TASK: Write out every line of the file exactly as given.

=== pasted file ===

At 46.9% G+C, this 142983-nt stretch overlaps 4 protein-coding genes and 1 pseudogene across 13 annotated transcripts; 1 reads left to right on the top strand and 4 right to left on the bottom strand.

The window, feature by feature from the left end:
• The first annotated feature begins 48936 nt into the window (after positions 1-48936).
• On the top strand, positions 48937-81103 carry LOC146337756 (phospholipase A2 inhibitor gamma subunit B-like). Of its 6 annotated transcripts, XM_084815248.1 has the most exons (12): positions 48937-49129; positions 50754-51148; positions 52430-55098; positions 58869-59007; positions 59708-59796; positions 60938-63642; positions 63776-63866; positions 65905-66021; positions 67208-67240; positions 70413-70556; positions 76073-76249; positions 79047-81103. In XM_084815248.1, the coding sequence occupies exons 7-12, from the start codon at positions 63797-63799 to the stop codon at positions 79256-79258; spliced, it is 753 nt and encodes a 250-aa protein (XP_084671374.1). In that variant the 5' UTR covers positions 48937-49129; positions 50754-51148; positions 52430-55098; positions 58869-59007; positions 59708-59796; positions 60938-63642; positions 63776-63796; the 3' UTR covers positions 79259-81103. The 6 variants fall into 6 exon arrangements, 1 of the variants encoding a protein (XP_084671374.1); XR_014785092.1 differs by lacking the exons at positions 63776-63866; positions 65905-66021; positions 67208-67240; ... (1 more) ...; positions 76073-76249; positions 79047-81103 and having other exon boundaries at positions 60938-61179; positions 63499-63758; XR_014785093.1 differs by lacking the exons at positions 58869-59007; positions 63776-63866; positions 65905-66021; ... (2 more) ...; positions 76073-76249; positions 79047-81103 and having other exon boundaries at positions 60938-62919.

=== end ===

At 46.9% G+C, this 142983-nt stretch overlaps 4 protein-coding genes and 1 pseudogene across 13 annotated transcripts; 1 reads left to right on the top strand and 4 right to left on the bottom strand.

The window, feature by feature from the left end:
• The first annotated feature begins 48936 nt into the window (after positions 1-48936).
• On the top strand, positions 48937-81103 carry LOC146337756 (phospholipase A2 inhibitor gamma subunit B-like). Of its 6 annotated transcripts, XM_084815248.1 has the most exons (12): positions 48937-49129; positions 50754-51148; positions 52430-55098; positions 58869-59007; positions 59708-59796; positions 60938-63642; positions 63776-63866; positions 65905-66021; positions 67208-67240; positions 70413-70556; positions 76073-76249; positions 79047-81103. In XM_084815248.1, the coding sequence occupies exons 7-12, from the start codon at positions 63797-63799 to the stop codon at positions 79256-79258; spliced, it is 753 nt and encodes a 250-aa protein (XP_084671374.1). In that variant the 5' UTR covers positions 48937-49129; positions 50754-51148; positions 52430-55098; positions 58869-59007; positions 59708-59796; positions 60938-63642; positions 63776-63796; the 3' UTR covers positions 79259-81103. The 6 variants fall into 6 exon arrangements, 1 of the variants encoding a protein (XP_084671374.1); XR_014785092.1 differs by lacking the exons at positions 63776-63866; positions 65905-66021; positions 67208-67240; ... (1 more) ...; positions 76073-76249; positions 79047-81103 and having other exon boundaries at positions 60938-61179; positions 63499-63758; XR_014785093.1 differs by lacking the exons at positions 58869-59007; positions 63776-63866; positions 65905-66021; ... (2 more) ...; positions 76073-76249; positions 79047-81103 and having other exon boundaries at positions 60938-62919.